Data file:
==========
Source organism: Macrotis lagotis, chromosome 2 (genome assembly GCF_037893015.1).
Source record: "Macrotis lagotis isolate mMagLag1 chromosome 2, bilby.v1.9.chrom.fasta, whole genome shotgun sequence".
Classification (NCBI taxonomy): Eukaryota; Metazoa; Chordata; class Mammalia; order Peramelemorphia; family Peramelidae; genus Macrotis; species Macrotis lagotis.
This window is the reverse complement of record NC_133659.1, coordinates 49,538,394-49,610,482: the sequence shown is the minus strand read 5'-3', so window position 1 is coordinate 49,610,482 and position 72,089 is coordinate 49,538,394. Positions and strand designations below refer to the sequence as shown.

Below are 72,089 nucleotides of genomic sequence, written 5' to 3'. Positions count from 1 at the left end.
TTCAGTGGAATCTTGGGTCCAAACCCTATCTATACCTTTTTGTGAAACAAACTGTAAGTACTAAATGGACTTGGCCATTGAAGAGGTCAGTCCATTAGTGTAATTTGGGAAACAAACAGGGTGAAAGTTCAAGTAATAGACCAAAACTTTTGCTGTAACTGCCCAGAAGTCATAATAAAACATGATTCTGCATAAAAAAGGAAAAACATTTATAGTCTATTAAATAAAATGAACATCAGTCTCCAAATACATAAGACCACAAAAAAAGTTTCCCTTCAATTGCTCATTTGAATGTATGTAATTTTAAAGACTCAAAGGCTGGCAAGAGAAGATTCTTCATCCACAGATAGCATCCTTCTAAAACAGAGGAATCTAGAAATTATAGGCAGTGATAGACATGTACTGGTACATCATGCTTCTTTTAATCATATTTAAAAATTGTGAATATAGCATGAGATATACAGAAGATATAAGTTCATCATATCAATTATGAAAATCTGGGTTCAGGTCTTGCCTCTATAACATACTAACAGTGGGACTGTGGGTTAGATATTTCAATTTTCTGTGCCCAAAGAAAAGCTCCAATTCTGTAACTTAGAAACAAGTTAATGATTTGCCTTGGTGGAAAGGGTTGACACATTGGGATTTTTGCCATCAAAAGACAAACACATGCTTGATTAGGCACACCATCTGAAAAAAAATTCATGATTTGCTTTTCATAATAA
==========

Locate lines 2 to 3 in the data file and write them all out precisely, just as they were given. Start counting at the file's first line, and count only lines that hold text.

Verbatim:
Source record: "Macrotis lagotis isolate mMagLag1 chromosome 2, bilby.v1.9.chrom.fasta, whole genome shotgun sequence".
Classification (NCBI taxonomy): Eukaryota; Metazoa; Chordata; class Mammalia; order Peramelemorphia; family Peramelidae; genus Macrotis; species Macrotis lagotis.